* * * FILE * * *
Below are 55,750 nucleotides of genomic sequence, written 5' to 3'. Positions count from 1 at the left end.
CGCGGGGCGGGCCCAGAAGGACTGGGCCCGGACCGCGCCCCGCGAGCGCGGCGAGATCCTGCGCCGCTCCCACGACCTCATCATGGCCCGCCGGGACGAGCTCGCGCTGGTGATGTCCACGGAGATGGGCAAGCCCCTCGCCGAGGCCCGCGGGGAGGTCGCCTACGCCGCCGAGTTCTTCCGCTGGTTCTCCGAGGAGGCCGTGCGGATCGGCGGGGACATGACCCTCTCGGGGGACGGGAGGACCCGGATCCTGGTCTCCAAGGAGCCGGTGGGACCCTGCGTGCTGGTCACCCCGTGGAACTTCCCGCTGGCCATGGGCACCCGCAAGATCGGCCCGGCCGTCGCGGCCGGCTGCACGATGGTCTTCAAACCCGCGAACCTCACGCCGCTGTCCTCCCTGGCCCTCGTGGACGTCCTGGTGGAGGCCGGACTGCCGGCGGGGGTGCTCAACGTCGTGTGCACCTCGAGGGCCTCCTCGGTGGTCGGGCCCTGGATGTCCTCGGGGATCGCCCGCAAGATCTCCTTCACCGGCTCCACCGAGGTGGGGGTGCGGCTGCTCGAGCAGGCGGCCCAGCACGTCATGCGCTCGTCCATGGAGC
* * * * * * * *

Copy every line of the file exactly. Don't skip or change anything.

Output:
Below are 55,750 nucleotides of genomic sequence, written 5' to 3'. Positions count from 1 at the left end.
CGCGGGGCGGGCCCAGAAGGACTGGGCCCGGACCGCGCCCCGCGAGCGCGGCGAGATCCTGCGCCGCTCCCACGACCTCATCATGGCCCGCCGGGACGAGCTCGCGCTGGTGATGTCCACGGAGATGGGCAAGCCCCTCGCCGAGGCCCGCGGGGAGGTCGCCTACGCCGCCGAGTTCTTCCGCTGGTTCTCCGAGGAGGCCGTGCGGATCGGCGGGGACATGACCCTCTCGGGGGACGGGAGGACCCGGATCCTGGTCTCCAAGGAGCCGGTGGGACCCTGCGTGCTGGTCACCCCGTGGAACTTCCCGCTGGCCATGGGCACCCGCAAGATCGGCCCGGCCGTCGCGGCCGGCTGCACGATGGTCTTCAAACCCGCGAACCTCACGCCGCTGTCCTCCCTGGCCCTCGTGGACGTCCTGGTGGAGGCCGGACTGCCGGCGGGGGTGCTCAACGTCGTGTGCACCTCGAGGGCCTCCTCGGTGGTCGGGCCCTGGATGTCCTCGGGGATCGCCCGCAAGATCTCCTTCACCGGCTCCACCGAGGTGGGGGTGCGGCTGCTCGAGCAGGCGGCCCAGCACGTCATGCGCTCGTCCATGGAGC